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TD Bank’s (TSX:TD) Q2 2020 Earnings Weren’t That Bad

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On Thursday, TD Bank’s (TSX:TD)(NYSE:TD) Q2 2020 earnings were released. These results included the three-month period ending on April 30. This means that these results reveal the first glimpse of the impact that COVID-19 has had on TD. The results were not as bad as many feared.

Provisions for credit losses (PCLs) were not as bad as they could have been

The headline story this earnings season for Canadian banks has been provisions for credit losses (PCLs). PCLs are a measure of the value of loans that the bank has determined may be at risk. The higher the PCLs, the more problematic it is for the bank.

Additionally, from an accounting perspective, PCLs reduce earnings and therefore, bank earnings took a significant hit across the board this quarter as a result of rising PCLs at all Canadian banks.

At TD, PCLs rose from just over $900 million in Q1 to just over $3.2 billion in Q2. This represents over a 250% increase and makes TD’s PCLs higher than rival RBC’s, who reported just over $2.8 billion in PCLs in its Q2 earnings report. While the headline number is large, this certainly did not completely derail TD’s business.

Canadian Retail PCLs were approximately $1.2 billion, and U.S. Retail PCLs were just over US$800 million. This demonstrates a relatively even distribution of PCLs between Canada and the United States. These numbers are certainly manageable, although it will be important to continue to monitor these figures for further deterioration.

Net income was still strong

Despite all of the chaos happening in the world during this quarter, TD still made over $1.5 billion in net income on just over $10.5 billion of revenue during Q2. A large part of this came from the Canadian Retail division, with almost $1.2 billion in profits coming from that division alone.

While TD has focused heavily on the United States as its primary growth driver in recent years, these results demonstrate that Canadian Retail is still the division that provides the stability at the core of TD.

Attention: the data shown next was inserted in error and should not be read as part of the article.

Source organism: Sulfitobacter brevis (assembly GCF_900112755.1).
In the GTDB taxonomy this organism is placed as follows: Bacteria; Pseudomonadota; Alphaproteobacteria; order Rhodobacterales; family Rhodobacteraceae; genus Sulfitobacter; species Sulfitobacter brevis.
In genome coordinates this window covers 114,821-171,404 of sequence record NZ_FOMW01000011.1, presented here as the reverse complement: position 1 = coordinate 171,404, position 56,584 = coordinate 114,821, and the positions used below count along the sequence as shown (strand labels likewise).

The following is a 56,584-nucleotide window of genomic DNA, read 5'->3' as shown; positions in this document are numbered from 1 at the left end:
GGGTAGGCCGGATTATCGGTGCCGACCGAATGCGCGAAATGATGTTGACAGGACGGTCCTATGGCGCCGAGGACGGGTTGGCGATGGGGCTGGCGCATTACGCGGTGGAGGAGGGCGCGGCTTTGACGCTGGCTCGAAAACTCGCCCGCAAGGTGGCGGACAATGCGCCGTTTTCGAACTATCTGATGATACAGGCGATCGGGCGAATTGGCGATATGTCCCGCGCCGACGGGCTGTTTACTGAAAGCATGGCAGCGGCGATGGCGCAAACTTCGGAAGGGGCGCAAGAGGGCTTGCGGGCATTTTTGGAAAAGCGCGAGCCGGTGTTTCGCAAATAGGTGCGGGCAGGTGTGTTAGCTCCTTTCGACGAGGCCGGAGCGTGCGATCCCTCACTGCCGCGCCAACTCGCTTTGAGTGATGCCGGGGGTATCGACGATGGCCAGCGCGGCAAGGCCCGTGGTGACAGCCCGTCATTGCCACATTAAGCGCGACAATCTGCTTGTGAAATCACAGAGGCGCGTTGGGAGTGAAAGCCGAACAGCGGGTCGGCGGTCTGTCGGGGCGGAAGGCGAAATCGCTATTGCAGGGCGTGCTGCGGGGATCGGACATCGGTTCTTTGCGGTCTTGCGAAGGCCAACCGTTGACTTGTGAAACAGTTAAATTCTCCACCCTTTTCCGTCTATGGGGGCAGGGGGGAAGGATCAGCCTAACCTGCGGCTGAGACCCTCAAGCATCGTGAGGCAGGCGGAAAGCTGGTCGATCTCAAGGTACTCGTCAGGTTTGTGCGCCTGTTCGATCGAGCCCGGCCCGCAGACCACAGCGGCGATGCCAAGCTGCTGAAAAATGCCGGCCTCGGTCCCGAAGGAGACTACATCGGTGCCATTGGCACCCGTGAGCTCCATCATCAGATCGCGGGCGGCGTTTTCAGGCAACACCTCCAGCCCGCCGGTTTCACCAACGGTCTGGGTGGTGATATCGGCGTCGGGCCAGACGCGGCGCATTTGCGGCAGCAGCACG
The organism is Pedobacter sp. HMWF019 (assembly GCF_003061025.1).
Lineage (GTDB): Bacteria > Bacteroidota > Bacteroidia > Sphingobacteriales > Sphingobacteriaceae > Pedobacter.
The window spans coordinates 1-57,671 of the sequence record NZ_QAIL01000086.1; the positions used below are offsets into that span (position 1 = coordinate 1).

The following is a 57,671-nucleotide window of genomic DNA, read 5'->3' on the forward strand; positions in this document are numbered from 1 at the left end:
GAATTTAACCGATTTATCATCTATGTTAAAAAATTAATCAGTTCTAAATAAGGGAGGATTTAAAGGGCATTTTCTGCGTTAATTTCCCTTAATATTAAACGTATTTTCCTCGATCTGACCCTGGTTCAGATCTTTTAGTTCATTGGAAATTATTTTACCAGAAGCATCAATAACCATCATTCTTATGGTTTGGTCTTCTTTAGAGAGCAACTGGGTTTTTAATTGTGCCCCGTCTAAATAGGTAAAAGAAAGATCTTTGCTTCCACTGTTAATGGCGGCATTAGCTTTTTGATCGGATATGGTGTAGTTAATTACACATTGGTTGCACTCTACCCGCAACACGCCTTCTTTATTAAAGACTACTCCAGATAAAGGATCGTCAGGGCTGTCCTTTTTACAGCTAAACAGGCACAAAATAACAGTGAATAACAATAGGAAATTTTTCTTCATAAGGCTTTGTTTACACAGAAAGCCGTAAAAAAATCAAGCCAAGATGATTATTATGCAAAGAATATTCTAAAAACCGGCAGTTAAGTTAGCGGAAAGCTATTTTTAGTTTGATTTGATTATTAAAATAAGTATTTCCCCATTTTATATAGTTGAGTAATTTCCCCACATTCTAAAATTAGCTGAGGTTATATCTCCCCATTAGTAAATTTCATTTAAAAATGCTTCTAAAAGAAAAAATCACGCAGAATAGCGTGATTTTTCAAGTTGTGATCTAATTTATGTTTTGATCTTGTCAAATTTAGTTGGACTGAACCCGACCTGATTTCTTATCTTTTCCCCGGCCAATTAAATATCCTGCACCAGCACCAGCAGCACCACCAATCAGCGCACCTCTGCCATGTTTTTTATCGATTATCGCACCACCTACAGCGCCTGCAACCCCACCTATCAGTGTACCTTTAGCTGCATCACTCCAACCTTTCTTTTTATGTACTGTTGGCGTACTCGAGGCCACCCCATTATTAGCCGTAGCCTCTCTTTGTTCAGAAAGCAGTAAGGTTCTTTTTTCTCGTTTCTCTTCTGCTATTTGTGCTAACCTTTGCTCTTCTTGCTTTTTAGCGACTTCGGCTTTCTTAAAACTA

These net income figures are truly remarkable and demonstrate the resilience of the business model that makes TD a wise pick even in uncertain times.

Dividends remain on track

TD also declared a $0.79 quarterly dividend, which indicates that the dividend has not been cut, and even remains on the same trajectory as it was pre-COVID-19. This is because TD just increased the dividend earlier this year. Therefore, TD has another half-year before it must confront the decision of whether or not to raise the dividend.

The dividend remains (barely) fully covered for the time being, with the payout ratio just over 98% for Q2. TD should be able to continue to cover the current dividend if PCLs do not rise further.

Takeaway

TD’s earnings were not as bad as many had feared. PCLs were within the range of expectations and net income is still sufficient to cover the dividend.

TD is therefore a safe dividend stock to ride out the current market turbulence with and should provide some safety for income-oriented investors.

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This article represents the opinion of the writer, who may disagree with the “official” recommendation position of a Motley Fool premium service or advisor. We’re Motley! Questioning an investing thesis — even one of our own — helps us all think critically about investing and make decisions that help us become smarter, happier, and richer, so we sometimes publish articles that may not be in line with recommendations, rankings or other content.

Fool contributor Kyle Walton has no position in the companies mentioned.

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